Keywords: Statins, bone marrow-derived mesenchymal stem cell, bone formation
Abstract: Objectives: The aim of this study is to compare the efficiency of two polymerization techniques (halogen curing – Astralis® 7 and plasma curing – Flipo® ), with two orthodontic adhesive materials (Enlight® , a composite resin, and Fuji OrthoTM LC, a glass ionomer cement). Methods: The efficiency of the polymerization techniques was shown by two mechanical tests. The hardness test was carried out on the exposed and non-exposed surfaces using 10×4×3-mm samples, polymerized either by halogen curing (40 seconds) or by plasma curing (5 seconds). The three-point bending tests were carried out on 2×2×25-mm samples polymerized as above.…The samples were kept 1 hr at room temperature, then for 24 hrs in distilled water at 37°C. Results: Whatever the polymerization technique used, the results are similar for hardness and flexion, with the exception of the hardness tests carried out after polymerization with the Flipo® light on the surface not directly exposed. Conclusion: In orthodontic practice, both polymerization techniques can be used. But a multibracket session can be long, and the reduction of time spent in the chair obtained by using plasma lamps seems to make this technique preferable.
Abstract: The aim of this study was to detect the amount of lactic acid (LA) and glycolic acid (GA) in poly(D,L-lactide-co-glycolide) (PLGA) by development a simple HPLC method and to determine the pH of media, which can influence on degradation of PLGA and drug release. Analysis of in vitro degradation behavior of PLGA with two different molecular weights as 8000 and 33,000 g/mol were performed in various media conditions (pH 3.0, 5.0, 7.0, and 9.0 of PBS and distilled water (approx. pH 5.8)). Also, effect of some additives on PLGA degradation was also investigated in pH 7.0 of PBS. GA and…LA were easily detected by a simple HPLC method (retention time: 6.5 min and 10.2 min, respectively). The result showed that GA was released larger amount than that of LA considering the initial sample weight of polymers, due to the higher hydrophilic property. In the lower pH of media conditions, the PLGA was faster degraded generally. The presence of various additives, moreover, affected decrease of pH and slight acceleration of LA and GA detection.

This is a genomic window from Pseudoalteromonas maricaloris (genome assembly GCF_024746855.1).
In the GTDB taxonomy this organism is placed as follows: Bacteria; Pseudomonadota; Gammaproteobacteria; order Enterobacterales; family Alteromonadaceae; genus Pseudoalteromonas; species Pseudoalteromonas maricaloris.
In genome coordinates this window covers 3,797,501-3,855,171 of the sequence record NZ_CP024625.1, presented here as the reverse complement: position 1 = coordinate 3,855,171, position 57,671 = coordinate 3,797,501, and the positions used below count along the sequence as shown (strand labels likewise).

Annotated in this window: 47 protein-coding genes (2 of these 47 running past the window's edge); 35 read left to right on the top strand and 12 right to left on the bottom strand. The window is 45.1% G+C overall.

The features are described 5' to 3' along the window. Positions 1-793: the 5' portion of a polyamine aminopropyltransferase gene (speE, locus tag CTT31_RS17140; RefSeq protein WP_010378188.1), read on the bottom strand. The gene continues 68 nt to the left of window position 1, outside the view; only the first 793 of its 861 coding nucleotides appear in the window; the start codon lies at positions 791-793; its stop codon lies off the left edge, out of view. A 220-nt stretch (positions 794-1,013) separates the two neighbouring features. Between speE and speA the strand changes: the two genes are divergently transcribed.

Abstract: The main objective of this work has been the characterisation and correlation of the wear behaviour of the NiTi shape memory alloys in their different phases. The weight losses for the different alloys in function of the present phase, and of the Ms transformation temperature are studied. Adhesive wear tests, Pin-on-Disk, according to the ASTM-G99 standard have been carried out. The thermoelastic martensitic transformations that cause the superelastic effect, the reorientation and coalescence of martensitic plates and the damping effect promotes a high ability to accommodate large deformations without generating permanent damages that causes the wear. The resulting plastic…deformation may be accumulated during wear process without generating fracture. The results show that the wear resistance is mainly dependent of the Ms transformation temperature for both alloys. For the NiTi alloys also the Ni atomic percentage and the hardness of the alloys are important parameters in the wear behavior.